From Squeeze's first script-funding a concerted campaign had been mounted against it. The movie and its finance were discussed in Parliament with questions instigated by Patricia Bartlett’s ultra-conservative Society for the Promotion of Community Standards. Squeeze, despite its relatively innocuous sex-scenes, would eventually be given an R18 Certificate by the New Zealand censor.

Squeeze received many laudatory reviews from the overseas media. ‘What is most important about Squeeze is the steadfast compassion with which it views its hero,’ wrote Kevin Thomas in the Los Angeles Times. ‘Turner does not judge him for trying to accommodate himself to an oppressive society in which he’s trying to get ahead by its rules nor does he forsake him when his life begins to unravel. Squeeze is a drama of most painful self-discovery, well-acted and heightened by an aptly moody, restless score.’

Squeeze was a significant movie for both New Zealand film-making and New Zealand gay life. The raw, urban, night-time docu-drama was about as far as one could get visually from other New Zealand movies of the era. The movie also depicted a gay subculture and its conflicts in the last years of its illegality - a representation of immense importance to its first audience who had never before seen versions of themselves or their lives on screen. It represented a new confidence that would be subsequently be seized upon by other film-makers to explore their own visions of a local cinema and TV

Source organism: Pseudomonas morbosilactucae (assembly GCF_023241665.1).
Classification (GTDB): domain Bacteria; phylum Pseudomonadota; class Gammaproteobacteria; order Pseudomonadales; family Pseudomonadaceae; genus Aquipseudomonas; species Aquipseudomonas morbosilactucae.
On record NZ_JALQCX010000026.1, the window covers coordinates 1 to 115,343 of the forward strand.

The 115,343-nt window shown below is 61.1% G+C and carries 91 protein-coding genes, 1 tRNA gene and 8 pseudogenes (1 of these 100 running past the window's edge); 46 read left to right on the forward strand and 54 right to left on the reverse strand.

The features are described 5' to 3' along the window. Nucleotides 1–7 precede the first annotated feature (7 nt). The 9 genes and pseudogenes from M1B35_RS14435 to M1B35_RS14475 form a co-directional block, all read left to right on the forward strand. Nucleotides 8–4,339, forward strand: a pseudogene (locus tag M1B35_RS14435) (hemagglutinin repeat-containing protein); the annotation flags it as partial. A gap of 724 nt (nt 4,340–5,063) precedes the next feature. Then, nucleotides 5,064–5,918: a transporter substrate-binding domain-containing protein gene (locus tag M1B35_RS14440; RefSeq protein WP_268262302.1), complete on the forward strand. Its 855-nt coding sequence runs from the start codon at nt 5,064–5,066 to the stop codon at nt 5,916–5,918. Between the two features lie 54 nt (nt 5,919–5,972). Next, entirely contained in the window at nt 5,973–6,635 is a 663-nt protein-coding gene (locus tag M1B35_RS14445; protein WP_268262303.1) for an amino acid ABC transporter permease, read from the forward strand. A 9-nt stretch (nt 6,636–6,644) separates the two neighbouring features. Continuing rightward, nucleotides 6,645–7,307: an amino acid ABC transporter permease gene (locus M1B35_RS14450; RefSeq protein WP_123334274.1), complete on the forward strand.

Coming Next: Kiwi Queer Screen (Part 2)  - The Second Wave

26

Nightingales/Bombs/Beethoven

There are lances through time, connections between things, links that run through years and spaces.

In an Internet world, where more and more of the archive is opened up to exploration, this vast mass seems indigestible.  Direct questions and direct answers simply lock us into linear worlds; in order to get the answer, you have to figure the right formulation of the question. Now we follow link-streams to their end… which is different.

We are coming to the stage where the connection is everything. But we need new words to describe just what it is that happening when we move upon these lines of linkage, when we follow the clicks.

“Browsing” is a verb which conveys little. Nor do we have words that explain the odd knots and strange connectives. The German critic and philosopher of technology, Walter Benjamin, and his consideration of ‘convolutes’ in examining the history of 19th Century Paris, is one possible step; for Benjamin a convolute was a knot of revelation, from a line of poetry to the activities of Parisian prostitutes and rag-pickers, whose meaning is perhaps not yet obvious.